To my mind, what actually keeps these books fresh and good is the quality of the characterisation. Many of the characters are just sketches, and some are outright freaks, but they are all natural products of their setting, like the inhabitants of Gormenghast. Like the Groan family, the best of Gibson’s characters would be interesting to watch just going about their daily lives – which is fortunate, since the plotting is, to put it very kindly, dense. With the exception of two slightly dull mercenaries, his leads are all fascinating people.

There’s a mention in Neuromancer of life in Chiba City being like an experiment in social Darwinism conducted by a bored researcher with one finger jammed on the fast-forward button. That sums up the Sprawl trilogy for me: high-speed, populated with bizarre but credible places and people, at times almost too rapid to comprehend.
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I think you are absolutely on the mark with this mini-blog about Gibson, and I've also just reread Neuromancer for probably the third time.

I think what strikes me is that as you say he gets some bits wrong but because he was first in the genre he could get away with it, and people accepted his vision as 'the reality' - a bit like Bladerunner's future LA has become THE future LA.

His view of the corporate world being the bad, uncaring, faceless driver of all things bad does ring true though; and his later books continue the theme throughout.

His prose can be electric - in one passage in Spook Country one of the characters describes a VW Phaeton as a 'Cadillac tank' which I thought was a brilliant use of two words instead of a sentence.

In my opinion there are few others who have been able to attempt cyberpunk with any real success - maybe only Jon Courtney Grimwood, or Bruce Sterling have managed it. Most others are just a pale imitation.
Yes, I agree. I think it's difficult to write cyberpunk (or a lot of sub-genres) without seeming to copy or parody what's already been done. Maybe it's necessary to introduce some other aspect, the way Bladerunner introduces noir. After all, Neuromancer is a crime caper when you take out the SF elements. One thing I really like about Gibson - and I suppose cyberpunk in general - is that it takes technology, and in a way the future itself*, out of the hands of technicians, officials and elite soldiers and shows you people not just operating it, but adapting it for their own purposes.

*That sounds really pretentious.
Just glancing through Count Zero, my favourite of the Sprawl trilogy, I was struck by a strange kind of optimism in Gibson's future that seems very much in contrast to our present. Although I stick by my comment that the world of the Sprawl is pretty awful, there is a sense in all three books that a person with the right balance of skills, independence, ruthlessness and integrity can survive and prosper. It's a world that has to be grappled with, but if you can grapple with it, it's open for the taking. Contrast this with our own world, where most people have no idea how the technology they use works, are locked into contracts, loans and mortgages and will be lucky to do anything except make their bosses richer and then die in moderate comfort. Perhaps the zaibatsu employees feel the same level of helplessness as modern citizens. There's a sense in cyberpunk of "Do what you like" which seems deeply in opposition to our present society, whose slogan might as well be "You can't do that".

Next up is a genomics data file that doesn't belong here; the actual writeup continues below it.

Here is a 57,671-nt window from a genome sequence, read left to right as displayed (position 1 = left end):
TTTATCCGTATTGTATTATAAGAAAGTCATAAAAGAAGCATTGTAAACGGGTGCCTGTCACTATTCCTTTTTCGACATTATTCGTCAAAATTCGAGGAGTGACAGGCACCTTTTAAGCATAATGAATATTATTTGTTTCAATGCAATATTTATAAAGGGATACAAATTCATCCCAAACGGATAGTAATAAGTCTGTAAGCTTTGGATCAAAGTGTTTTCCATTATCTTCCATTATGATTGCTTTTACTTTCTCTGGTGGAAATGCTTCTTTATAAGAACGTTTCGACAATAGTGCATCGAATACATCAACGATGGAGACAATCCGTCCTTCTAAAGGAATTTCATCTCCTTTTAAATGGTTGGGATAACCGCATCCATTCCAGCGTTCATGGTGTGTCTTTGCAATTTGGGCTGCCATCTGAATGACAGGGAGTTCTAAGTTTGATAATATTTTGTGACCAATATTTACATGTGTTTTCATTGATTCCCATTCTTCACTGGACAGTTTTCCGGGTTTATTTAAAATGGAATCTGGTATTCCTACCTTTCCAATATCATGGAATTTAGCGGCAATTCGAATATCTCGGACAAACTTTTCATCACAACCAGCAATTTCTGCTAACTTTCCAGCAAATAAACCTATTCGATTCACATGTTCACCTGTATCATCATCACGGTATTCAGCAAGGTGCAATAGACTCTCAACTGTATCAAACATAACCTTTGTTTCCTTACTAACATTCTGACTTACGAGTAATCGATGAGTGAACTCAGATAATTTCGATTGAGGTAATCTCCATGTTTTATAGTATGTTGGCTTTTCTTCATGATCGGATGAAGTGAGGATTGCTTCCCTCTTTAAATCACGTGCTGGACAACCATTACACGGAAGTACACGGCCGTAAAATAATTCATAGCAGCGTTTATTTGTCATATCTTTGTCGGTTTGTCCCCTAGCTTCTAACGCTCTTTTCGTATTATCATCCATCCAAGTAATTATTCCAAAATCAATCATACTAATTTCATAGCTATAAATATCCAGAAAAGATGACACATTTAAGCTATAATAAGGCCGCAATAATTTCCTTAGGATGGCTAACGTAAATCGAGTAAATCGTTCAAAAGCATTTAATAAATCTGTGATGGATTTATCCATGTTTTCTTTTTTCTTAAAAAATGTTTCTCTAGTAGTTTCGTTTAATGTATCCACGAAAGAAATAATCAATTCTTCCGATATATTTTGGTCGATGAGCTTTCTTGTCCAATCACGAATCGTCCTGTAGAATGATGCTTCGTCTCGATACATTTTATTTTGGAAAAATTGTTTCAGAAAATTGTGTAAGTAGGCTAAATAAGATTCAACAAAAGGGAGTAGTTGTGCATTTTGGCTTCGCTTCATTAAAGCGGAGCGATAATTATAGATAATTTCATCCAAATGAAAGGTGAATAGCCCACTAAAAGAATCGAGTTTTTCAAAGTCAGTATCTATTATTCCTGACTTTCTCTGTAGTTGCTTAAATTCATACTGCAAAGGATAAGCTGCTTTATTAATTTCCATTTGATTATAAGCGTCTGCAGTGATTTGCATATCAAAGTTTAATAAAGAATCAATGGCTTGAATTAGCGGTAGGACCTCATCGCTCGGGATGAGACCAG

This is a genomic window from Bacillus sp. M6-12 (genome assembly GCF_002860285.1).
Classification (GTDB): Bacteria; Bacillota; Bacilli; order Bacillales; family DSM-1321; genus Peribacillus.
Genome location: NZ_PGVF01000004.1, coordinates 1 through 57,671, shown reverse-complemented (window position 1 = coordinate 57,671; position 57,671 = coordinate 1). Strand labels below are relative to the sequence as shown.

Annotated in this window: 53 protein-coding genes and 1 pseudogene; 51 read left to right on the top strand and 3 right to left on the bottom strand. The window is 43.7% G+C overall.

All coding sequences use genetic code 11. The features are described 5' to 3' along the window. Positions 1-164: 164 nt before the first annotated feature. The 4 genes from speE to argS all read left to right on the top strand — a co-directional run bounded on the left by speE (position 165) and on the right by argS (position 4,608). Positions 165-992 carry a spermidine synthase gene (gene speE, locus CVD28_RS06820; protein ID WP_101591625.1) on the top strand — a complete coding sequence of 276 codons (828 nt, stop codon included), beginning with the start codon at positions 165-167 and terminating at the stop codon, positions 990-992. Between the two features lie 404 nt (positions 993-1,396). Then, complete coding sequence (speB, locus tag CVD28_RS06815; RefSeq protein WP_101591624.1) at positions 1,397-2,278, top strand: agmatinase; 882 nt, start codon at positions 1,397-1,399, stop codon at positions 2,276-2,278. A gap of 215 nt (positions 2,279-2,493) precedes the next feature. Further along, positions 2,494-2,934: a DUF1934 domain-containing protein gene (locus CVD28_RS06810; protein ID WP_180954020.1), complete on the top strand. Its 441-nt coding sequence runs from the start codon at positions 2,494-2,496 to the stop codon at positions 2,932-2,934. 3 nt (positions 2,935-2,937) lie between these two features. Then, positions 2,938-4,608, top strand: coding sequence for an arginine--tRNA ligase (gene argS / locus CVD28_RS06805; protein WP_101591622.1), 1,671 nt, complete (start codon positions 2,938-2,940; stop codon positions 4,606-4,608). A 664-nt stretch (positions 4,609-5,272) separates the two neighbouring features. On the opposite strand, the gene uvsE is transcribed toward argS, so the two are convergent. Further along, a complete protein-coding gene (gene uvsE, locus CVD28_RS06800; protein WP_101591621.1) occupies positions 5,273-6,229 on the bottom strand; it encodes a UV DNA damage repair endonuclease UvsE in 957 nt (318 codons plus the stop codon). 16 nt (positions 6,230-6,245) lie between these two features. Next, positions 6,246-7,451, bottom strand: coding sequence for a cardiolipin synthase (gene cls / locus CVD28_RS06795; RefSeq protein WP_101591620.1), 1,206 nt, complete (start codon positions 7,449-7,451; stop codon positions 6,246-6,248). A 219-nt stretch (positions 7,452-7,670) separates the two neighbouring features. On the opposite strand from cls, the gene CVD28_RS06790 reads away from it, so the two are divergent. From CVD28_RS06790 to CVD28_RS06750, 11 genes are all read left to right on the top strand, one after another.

There's even something optimistic about the villains - not progressive, as such, but at least forward-thinking. Josef Virek wants to be more than human, to advance through technology. The main villains of the real world - Islamic extremists and their fellow travellers - want the exact opposite: to reset the world to a mixture of the 1930s and the dark ages (and to be the one with the whip and the droit de seignor, of course). In the modern era, you may be murdered because a vapid sadist wanted to kill someone vaguely like you to please his god. In the Sprawl, you have some kind of control over your destiny. The odds of being murdered might actually be higher, but at least it's personal and has some sort of meaning.

Overall, I would prefer to be in this dystopia instead of Gibson's dystopia, but I wonder how appealing the Sprawl will look in 50 years' time.